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In his memoirs, he drops this bit of advice for aspiring political wordsmiths: “Choose each word as a precision tool.”
Remember that the next time you’re listening to some politician try to sell you something. Washington speeches often aren’t arguments so much as word-delivery machines. They’re sprinkled with bons mots that in themselves are intended to induce in you, the listener, a particular emotional response.
If there is one word that Republicans have tried to associate with the healthcare legislative process, it is “jam,” as in, “They’re trying to jam this bill through.”
Democrats, on the other hand, favored the phrase “up or down,” as in, “The Senate should take an up-or-down vote.”
Here’s the thing: They don’t usually come up with these words on their own. They come from the White House or the minority leader’s office, and they’re poll-tested and focus-grouped for response.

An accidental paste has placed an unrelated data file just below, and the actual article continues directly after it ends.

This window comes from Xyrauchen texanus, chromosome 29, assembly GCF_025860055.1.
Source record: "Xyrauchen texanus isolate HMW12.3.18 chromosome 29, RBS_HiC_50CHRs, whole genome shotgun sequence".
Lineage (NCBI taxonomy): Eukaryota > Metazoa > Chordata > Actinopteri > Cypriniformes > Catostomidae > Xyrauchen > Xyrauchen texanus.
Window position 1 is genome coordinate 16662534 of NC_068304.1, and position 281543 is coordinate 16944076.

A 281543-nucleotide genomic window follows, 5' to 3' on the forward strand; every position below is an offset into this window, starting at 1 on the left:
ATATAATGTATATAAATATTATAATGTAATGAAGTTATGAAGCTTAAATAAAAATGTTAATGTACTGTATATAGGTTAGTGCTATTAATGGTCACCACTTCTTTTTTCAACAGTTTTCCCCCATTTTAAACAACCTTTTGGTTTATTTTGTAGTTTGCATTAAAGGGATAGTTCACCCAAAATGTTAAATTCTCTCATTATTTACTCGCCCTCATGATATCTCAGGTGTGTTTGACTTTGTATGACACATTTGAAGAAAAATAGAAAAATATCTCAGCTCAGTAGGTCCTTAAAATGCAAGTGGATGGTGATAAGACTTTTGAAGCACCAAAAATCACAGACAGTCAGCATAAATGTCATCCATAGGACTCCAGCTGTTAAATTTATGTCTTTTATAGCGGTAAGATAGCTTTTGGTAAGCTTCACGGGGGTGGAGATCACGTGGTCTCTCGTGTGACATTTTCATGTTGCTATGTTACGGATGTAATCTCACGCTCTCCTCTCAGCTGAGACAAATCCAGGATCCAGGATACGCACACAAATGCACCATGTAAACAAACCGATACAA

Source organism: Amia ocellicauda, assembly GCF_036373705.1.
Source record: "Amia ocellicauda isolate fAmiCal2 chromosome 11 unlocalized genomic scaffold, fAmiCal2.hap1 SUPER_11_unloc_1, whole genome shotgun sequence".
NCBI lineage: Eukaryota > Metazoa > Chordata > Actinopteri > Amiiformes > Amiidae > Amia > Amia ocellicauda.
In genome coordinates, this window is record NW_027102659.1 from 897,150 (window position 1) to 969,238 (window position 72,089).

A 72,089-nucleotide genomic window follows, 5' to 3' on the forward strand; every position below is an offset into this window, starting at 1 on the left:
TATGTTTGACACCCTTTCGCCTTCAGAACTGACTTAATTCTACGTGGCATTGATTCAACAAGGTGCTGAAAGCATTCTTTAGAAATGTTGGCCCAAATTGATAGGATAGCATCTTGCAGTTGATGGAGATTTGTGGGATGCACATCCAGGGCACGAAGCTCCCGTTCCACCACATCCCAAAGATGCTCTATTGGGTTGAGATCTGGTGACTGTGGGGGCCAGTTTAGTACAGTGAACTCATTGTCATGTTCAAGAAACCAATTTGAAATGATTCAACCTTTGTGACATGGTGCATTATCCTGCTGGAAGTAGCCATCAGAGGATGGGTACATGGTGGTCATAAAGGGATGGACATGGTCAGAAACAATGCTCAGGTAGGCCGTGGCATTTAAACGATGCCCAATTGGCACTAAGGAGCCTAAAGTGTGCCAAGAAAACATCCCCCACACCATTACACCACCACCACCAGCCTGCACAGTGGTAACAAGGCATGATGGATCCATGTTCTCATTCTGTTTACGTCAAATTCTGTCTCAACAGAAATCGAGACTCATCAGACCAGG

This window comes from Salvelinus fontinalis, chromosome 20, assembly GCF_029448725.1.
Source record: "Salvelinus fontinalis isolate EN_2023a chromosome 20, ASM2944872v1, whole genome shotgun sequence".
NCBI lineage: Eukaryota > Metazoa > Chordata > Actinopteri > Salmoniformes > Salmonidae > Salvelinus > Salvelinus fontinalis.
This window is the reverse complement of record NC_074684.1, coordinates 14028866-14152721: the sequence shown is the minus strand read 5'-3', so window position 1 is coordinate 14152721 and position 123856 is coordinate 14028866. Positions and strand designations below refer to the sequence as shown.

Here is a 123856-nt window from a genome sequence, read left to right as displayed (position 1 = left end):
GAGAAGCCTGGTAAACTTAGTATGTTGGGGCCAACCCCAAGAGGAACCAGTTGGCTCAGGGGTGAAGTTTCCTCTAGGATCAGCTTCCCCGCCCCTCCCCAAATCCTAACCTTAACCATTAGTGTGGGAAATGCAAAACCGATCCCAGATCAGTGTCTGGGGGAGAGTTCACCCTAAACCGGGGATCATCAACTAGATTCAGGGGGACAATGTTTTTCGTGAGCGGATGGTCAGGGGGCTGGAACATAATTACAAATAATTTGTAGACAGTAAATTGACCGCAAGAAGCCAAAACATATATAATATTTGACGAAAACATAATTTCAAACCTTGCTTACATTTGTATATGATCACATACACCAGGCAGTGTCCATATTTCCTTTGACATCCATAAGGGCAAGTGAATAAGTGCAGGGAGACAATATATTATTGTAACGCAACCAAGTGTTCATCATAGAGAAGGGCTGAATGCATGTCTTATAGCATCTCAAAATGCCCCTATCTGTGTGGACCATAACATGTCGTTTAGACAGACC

Then they’re distributed in blast e-mails so everybody has the same talking points at the same time.
In 2005, for instance, advisers handed then-President George W. Bush persuasive numbers showing that Americans were much more likely to support the war in Iraq if they thought it would succeed, as opposed to bump along for years.
So Mr. Bush started using the word “victory” a lot. In one December 2005 speech, he used it 11 times – after he’d used it 15 times in a previous address.
“Good politics is repetition,” noted Sen. Mitch McConnell, the Senate minority leader, in a recent interview with The New York Times.
We’d vote for that sentiment, up or down.